“Of course, there’s a lot more to using your arms and hands than this, but being able to grasp and use your opposable thumb is very valuable,” Huskey said. “Just because your arm isn’t moving exactly as it was before, it’s not worthless. We can still interact with the world with the weakened arm.”

Leuthardt played a key role in elucidating the basic science and developing the technology behind the Ipsihand. He co-founded the company Neurolutions Inc. to continue developing the Ipsihand and serves on the company’s board of directors. Neurolutions funded this study.

To test the Ipsihand, Huskey recruited moderately to severely impaired stroke patients and trained them to use the device at home. The participants were encouraged to use the device at least five days a week, for 10 minutes to two hours a day. Thirteen patients began therapy, but three dropped out due to unrelated health issues, poor fit of the device or inability to comply with the time commitment. Ten patients completed the study.

Participants underwent a standard motor skills evaluation at the start of the study and every two weeks throughout. The test measured their ability to grasp, grip and pinch with their hands, and to make large motions with their arms. Among other things, participants were asked to pick up a block and place it atop a tower, fit a tube around a smaller tube, and move their hands to their mouths. Higher scores indicated better function.

After 12 weeks of using the device, the patients’ scores increased an average of 6.2 points on a 57-point scale.

“An increase of six points represents a meaningful improvement in quality of life,” Leuthardt said. “For some people, this represents the difference between being unable to put on their pants by themselves and being able to do so.”

Each participant also rated his or her ability to use the affected arm and his or her satisfaction with the skills. Self-reported abilities and satisfaction significantly improved over the course of the study.

How much each patient improved varied, and the degree of improvement did not correlate with time spent using the device. Rather, it correlated with how well the device read brain signals and converted them into movements.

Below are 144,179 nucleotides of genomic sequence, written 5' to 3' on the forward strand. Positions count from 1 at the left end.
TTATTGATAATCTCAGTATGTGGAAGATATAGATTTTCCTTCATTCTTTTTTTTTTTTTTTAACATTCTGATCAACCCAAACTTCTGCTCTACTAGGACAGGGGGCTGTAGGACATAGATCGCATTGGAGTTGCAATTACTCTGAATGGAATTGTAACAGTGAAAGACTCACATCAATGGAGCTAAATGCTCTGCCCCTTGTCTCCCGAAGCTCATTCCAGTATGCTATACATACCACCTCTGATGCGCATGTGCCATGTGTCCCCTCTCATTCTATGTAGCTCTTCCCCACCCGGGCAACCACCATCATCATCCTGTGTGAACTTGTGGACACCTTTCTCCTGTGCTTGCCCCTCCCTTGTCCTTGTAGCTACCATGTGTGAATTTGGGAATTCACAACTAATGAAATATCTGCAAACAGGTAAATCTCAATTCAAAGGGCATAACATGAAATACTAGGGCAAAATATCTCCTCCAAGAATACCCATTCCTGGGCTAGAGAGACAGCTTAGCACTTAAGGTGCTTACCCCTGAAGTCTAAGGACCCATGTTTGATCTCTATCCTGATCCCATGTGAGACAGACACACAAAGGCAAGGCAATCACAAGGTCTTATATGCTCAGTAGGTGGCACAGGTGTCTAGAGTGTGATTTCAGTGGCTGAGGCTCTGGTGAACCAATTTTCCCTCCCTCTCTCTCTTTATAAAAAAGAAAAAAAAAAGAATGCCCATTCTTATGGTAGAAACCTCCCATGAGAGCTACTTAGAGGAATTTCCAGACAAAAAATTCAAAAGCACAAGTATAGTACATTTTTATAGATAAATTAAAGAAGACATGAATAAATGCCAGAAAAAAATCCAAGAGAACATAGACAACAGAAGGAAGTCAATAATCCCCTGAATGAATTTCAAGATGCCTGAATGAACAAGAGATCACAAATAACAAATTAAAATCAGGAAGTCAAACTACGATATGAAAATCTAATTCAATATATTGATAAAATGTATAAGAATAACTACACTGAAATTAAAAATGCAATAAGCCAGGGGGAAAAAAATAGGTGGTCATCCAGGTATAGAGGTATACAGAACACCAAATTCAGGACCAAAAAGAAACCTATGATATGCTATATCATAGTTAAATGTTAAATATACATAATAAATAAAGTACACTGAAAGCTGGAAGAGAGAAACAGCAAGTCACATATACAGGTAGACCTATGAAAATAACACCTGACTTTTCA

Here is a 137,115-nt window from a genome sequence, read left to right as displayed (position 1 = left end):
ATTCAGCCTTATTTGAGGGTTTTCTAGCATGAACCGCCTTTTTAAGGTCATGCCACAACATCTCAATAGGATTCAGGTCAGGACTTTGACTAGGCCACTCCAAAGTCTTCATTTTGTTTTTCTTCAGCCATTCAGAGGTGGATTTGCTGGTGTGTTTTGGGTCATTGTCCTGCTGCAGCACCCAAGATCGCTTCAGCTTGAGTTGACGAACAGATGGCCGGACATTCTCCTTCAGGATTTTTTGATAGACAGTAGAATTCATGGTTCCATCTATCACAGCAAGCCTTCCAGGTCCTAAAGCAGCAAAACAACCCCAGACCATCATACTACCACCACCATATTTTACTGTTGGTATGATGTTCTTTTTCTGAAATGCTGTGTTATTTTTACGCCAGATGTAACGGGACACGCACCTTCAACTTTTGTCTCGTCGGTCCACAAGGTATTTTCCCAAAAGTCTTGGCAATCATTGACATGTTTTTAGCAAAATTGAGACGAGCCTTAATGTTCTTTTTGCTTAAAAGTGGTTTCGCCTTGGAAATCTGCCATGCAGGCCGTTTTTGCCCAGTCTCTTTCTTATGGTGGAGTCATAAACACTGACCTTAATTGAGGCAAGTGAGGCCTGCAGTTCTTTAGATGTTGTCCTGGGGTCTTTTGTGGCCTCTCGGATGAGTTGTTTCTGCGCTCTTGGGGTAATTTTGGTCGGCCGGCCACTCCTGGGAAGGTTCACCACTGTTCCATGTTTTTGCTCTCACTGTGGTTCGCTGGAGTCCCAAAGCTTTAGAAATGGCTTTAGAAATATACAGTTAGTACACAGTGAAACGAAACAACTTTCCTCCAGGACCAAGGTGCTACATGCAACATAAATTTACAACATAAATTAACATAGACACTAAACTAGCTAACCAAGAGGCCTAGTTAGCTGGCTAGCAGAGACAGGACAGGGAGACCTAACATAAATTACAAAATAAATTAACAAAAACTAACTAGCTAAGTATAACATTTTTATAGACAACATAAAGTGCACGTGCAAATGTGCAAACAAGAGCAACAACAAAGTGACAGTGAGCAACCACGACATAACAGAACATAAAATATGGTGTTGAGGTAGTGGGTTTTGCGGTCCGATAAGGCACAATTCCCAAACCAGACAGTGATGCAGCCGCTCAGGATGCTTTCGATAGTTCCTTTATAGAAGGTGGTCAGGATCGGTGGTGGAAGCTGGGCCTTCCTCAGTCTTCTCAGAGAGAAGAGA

“As the technology to pick up brain signals gets better, I’m sure the will be even more effective at helping recover some function,” Huskey said.

Explore further: Stroke patients take the lead in their rehabilitation

Open genetic screening for hereditary breast cancer feasible, effective

Ashkenazi Jewish women are known to have a predisposition to the inherited breast cancers BRCA1 and BRCA2, but currently genetic testing in this group is limited to women affected by breast and ovarian cancers and those who are unaffected but have a family history of the disease.

Ms Sari Lieberman, a genetic counsellor at the Shaare Zedek Medical Centre, Jerusalem, Israel, will tell the annual conference of the European Society of Human Genetics tomorrow (Sunday) that offering open-access BRCA testing to Ashkenazi unaffected by , regardless of their family , enables the identification of carriers who would otherwise have been missed. Carrying one of the mutations for the BRCA genes means that women affected have a 50-80% risk of developing breast cancer and a 20-50% risk for ovarian cancer.

“We knew that half of these carriers have no family history of cancer, and therefore would not have been identified had the test been offered on the current personal and family history criteria,” she says. “As a genetic counsellor, it is frustrating and saddening to see the results of this policy, where patients are often only identified as BRCA carriers once they have been diagnosed with cancer.”